Cells were fixed at room temperature for 1 hour using 2% paraformaldehyde in PBS. After the fixation step, the cells were washed with PBS, permeabilised and blocked using 0.2%Triton X and 3% BSA in PBS for 1 hour. Primary and secondary antibodies were diluted in permeabilisation/ blocking solution. The cells were incubated at room temperature for 2 hours with the following primary antibodies, mouse IgG anti- Oct3/4 (1:100, Santa Cruz Biotechnologies), mouse IgM anti-Tra-1-60 (1:50, Abcam) and mouse IgG anti-SSEA-4 (1:50, Abcam). After the incubation period, the cells were washed (3 times for 5 minutes) in PBS and subsequently incubated for 1 hour at room temperature with secondary antibodies, conjugated goat anti-mouse IgG Alexa Fluor 488 (1:1000, Invitrogen) and conjugated goat anti-mouse IgM Alexa Fluor 594 (1:1000, Invitrogen). Again, the cells were washed (4 times for 5 minutes) in PBS and counterstained with Hoechst 33342. The immunolabelled cells were examined using a confocal laser scanning microscope (Leica SP2). The immunofluorescent labelling of hES colonies showed clear positive labelling against against TRA-1-60, Oct4 and SSEA-4 (Figure 3). The identification of the status of hES cells, e.g., differentiated or undifferentiated, relies on ready detection of pluripotency and markers associated with undifferentiated cell status. TRA-1-60 labelling displayed heterogeneous distribution on undifferentiated cells (Fig.3A). The labelling pattern suggested these proteins were present in the membrane as aggregates. This idea is supported by the previous studies on Tra-1-81 antigen distribution [1]. On close examination, Oct-4 (Fig.3B) expression was detected in the nuclei, whereas Tra-1-60 and SSEA-4 (Fig.3C) were mainly found in the cell surface, as expected.

High-pressure Freezing Followed by Freeze-fracture and Cryo-SEM

Stem cell colonies were manually cut from the culture dishes and enclosed between two aluminium planchettes with 100 um gap and flat carrier facing each other. The samples were high-pressure frozen with HPM010 (Bal-Tec, now RMC products by Boeckeler), mounted on a Bal-Tec holder and transferred to the BAF060 freeze-etching device (Bal-Tec, now Leica). The temperature of the sample stage was raised from -160ºC to -120ºC under 1 x 10-7 mbar vacuum. The samples were then fractured and etched (3 minutes at -115ºC). The stage was rotated and multi angular (20 to 90 degrees) evaporative coating of the sample with carbon (10 nm) performed. The samples were transferred to JEOL JSM-7401F FEG-SEM and imaged at -140ºC. The figure 4A shows an overview of a stem cell colony fragment. The cells are round-shaped, tightly packed and with rounded nucleus confirming previous observations made by light microscopy (Figure 4A). The arrows in figure 4B, C and D point at cells connected by small protrusions. The embryonic stem cells exhibited smooth membrane surface. Their scarce cytoplasm contained a few organelles but variable amount of fat vacuoles and pools of glycogen particles were consistently present.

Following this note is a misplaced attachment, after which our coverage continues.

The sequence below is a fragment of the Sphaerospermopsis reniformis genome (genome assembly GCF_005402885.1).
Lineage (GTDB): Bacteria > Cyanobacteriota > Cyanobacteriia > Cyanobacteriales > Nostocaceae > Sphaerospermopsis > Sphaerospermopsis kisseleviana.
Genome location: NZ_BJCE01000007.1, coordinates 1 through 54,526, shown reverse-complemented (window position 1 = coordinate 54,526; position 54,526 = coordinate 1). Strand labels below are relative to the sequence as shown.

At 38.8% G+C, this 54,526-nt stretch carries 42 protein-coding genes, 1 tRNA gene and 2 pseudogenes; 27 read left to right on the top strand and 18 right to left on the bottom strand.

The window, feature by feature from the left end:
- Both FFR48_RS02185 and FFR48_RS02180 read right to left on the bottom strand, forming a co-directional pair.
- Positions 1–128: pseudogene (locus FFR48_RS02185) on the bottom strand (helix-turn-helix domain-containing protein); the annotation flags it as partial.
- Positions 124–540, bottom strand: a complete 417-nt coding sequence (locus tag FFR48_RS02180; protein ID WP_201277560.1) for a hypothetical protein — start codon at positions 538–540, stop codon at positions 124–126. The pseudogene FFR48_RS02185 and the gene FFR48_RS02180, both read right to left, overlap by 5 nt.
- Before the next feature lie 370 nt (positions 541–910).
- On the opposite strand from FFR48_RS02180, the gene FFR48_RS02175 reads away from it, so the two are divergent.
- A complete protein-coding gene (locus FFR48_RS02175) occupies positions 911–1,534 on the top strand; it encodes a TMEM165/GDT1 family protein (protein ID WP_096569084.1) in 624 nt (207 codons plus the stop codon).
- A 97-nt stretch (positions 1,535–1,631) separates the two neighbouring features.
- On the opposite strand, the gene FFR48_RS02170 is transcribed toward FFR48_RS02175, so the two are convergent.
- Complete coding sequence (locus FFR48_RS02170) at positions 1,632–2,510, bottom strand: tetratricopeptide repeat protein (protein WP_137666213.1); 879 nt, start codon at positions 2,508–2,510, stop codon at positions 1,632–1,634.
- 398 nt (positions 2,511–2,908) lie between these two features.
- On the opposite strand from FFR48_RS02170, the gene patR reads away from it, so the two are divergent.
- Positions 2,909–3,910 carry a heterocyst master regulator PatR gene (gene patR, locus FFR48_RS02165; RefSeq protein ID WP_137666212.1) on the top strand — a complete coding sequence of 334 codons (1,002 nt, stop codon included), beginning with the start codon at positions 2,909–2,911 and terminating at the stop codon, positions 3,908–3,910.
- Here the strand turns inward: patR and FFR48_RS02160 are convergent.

Neural Differentiation of Human Embryonic Stem Cells

Shef 7 hES cell line was induced to differentiate into neurons using a five steps protocol [2]. The undifferentiated stem cells were grown on mouse feeder layer and expanded by manual passaging (stage 1). The stem cell colonies were enzymatically dissociated with collagenase IV to form embryonic bodies (EBs). The EBs were cultured in suspension for 3 days (stage 2). The embryonic bodies were then plated under adherent conditions and stimulated to differentiate in the presence of 200 ng/ mL of noggin and 5 µg/ mL of fibronectin during 4 days (stage 3). The risen neural precursors were incubated expanded with bFGF for 7 days (stage 4) and then matured for another 7 days with cAMP (stage 5). Following treatment (21 days in total), the neural differentiation process was assessed and characterised by epifluorescence microscopy. Differentiated cells resemble morphologically primary neuronal cultures exhibiting elaborate network. Immunoflurescence studies confirmed the presence of βIII-tubulin (neuron marker) at the end of the differentiation (Figure 5).

[1] Qiu D. et al.: Biochem Biophys Res Commun 369, 735-740 (2008)
[2] Iacovitti L. et al.: Brain Res 1127, 19-25 (2007)

Carolina B. Machado, Ph.D.
Roland Fleck, Ph.D.
National Institute for Biological Standards and Control
Cell Biology and Imaging
Herts, UK